Four Japanese women and a man have filed a challenge to a 19th Century law that compels couples to share a surname after marriage.
In most cases women give up their family name. A husband can adopt his wife's name but few men do.
The plaintiffs say the law violates Japan's constitutional guarantee of equal rights in marriage.
Conservatives have opposed reform on the grounds that it would undermine family unity.
The landmark case has been launched in Tokyo District Court.
Kyoko Tsukamoto said that being forced to use her husband's name officially for more than 50 years was "like having a splinter in my heart".
"I want to die as Kyoko Tsukamoto," said the retired school teacher who uses her maiden name for private purposes.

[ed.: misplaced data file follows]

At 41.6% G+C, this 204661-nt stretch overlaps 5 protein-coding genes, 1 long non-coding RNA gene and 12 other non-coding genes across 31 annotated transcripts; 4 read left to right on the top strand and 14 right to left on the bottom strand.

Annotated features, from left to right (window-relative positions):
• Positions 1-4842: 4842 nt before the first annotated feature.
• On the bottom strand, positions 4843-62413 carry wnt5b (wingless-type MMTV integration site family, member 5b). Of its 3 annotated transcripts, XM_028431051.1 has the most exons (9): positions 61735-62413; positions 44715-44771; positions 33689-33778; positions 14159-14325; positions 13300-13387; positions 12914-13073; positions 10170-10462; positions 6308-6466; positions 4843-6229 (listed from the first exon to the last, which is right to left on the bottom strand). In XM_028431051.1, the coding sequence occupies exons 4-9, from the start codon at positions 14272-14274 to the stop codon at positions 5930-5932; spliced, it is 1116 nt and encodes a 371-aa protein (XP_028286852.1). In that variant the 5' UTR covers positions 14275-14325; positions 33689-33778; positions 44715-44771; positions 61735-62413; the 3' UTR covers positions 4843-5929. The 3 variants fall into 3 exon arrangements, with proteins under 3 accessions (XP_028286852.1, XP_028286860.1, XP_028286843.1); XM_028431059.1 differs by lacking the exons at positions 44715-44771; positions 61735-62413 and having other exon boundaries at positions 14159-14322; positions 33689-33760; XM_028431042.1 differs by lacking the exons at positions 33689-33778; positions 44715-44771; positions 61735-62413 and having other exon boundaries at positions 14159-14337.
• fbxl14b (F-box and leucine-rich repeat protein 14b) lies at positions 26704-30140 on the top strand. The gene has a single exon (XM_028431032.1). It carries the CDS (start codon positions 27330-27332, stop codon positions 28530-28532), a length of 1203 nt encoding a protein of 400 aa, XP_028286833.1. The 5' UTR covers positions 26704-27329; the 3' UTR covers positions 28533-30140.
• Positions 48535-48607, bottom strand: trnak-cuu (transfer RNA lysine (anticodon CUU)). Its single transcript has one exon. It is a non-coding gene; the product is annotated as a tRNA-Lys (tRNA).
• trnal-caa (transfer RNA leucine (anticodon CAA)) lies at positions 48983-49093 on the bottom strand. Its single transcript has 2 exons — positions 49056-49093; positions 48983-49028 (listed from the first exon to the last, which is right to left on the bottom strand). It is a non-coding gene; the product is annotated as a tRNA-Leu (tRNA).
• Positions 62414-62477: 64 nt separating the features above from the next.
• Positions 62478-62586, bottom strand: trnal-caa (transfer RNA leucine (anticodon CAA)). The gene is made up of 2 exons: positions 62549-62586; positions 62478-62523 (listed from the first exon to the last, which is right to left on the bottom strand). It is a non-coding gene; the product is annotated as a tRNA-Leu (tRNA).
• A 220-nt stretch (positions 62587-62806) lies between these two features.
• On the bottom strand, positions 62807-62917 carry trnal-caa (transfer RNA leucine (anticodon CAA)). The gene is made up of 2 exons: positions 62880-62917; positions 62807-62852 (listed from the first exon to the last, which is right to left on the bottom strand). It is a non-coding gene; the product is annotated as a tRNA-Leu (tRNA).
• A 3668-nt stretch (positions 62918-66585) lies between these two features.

"I'm happy to file the lawsuit together with my companions who have the same ambition," she told a news conference.
"It's going to be a long fight. Please help us."
Emie Kayama, another plaintiff, said that names should be chosen "not by law but by individuals".
"I don't want my husband to change his surname because I don't want him to feel the same way I have," she said.
The BBC's Roland Buerk in Tokyo says calls for change have grown as women have increasingly stayed in jobs after marriage.
Many have to juggle two names - their maiden name at work and their married name on official documents like passports and credit cards.
However, public opinion in Japan has been sharply divided on the issue.
In a recent government survey, 37% of those questioned said they supported reforming the civil code, while 35% were against.